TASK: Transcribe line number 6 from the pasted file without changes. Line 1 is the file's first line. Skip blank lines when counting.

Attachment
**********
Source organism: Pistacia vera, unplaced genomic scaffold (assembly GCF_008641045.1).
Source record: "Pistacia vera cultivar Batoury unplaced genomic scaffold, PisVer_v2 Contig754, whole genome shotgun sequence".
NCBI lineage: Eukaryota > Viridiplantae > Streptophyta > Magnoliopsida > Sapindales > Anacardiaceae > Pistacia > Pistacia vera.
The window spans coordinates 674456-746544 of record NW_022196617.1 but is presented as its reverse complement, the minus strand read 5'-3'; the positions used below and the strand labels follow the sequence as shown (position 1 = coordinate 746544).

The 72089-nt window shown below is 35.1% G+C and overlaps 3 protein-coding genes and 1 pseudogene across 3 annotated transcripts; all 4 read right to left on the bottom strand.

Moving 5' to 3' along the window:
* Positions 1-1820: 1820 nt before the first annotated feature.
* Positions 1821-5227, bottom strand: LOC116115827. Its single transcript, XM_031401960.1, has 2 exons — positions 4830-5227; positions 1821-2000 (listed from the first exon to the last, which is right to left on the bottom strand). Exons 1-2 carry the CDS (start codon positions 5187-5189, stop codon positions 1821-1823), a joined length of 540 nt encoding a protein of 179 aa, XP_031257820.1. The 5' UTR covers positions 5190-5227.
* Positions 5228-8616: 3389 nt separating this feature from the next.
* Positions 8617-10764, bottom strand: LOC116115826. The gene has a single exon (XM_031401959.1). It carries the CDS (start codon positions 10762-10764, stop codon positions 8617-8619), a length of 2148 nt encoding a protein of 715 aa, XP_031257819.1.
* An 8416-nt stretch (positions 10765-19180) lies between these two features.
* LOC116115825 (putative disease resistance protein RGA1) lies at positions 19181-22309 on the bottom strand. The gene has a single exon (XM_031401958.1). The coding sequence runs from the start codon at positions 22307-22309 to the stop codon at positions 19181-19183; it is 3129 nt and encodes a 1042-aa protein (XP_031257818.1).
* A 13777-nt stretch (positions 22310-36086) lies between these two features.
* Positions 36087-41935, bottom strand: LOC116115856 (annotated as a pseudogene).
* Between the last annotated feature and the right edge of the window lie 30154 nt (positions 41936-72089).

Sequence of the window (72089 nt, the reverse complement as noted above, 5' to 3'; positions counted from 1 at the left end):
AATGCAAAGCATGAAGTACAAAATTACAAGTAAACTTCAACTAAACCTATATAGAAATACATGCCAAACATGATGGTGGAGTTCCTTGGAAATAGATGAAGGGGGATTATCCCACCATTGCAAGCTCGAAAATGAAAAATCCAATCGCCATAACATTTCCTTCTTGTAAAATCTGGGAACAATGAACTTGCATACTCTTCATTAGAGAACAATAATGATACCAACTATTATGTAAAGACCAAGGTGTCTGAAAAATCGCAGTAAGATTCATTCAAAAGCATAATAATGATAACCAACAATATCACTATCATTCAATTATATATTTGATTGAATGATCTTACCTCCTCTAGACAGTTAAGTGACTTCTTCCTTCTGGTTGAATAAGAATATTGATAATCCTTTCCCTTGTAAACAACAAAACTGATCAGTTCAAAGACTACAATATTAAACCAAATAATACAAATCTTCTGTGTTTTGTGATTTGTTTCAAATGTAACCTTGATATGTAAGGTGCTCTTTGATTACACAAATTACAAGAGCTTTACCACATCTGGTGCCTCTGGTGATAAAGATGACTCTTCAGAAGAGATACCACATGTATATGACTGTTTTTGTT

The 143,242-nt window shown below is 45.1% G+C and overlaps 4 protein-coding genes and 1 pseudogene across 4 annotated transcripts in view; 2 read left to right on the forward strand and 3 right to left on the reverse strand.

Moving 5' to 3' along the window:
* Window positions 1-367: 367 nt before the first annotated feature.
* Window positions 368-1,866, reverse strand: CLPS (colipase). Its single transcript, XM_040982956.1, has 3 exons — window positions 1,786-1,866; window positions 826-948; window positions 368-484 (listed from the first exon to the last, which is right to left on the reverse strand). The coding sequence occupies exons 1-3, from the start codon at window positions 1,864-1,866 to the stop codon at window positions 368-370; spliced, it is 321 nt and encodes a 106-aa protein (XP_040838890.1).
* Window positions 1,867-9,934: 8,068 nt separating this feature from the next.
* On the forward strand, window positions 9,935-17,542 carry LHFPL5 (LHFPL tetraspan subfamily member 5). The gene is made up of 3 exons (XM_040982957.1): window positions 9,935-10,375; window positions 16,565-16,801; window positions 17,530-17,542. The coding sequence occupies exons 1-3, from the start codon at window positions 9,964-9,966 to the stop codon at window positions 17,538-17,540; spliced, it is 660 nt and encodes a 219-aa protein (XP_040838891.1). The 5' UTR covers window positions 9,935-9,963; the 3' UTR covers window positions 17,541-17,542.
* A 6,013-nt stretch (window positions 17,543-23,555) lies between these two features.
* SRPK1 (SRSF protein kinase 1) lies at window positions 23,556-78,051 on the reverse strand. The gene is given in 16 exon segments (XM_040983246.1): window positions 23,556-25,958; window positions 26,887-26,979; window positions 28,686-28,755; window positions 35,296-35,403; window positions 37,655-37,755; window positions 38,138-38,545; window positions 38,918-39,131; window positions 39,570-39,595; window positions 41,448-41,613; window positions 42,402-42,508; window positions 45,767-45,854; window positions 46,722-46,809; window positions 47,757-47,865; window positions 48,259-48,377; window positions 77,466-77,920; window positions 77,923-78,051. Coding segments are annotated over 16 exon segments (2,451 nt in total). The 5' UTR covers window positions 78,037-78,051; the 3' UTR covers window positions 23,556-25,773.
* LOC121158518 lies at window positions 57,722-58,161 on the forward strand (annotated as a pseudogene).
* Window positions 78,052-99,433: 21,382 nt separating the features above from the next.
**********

Moving 5' to 3' along the window: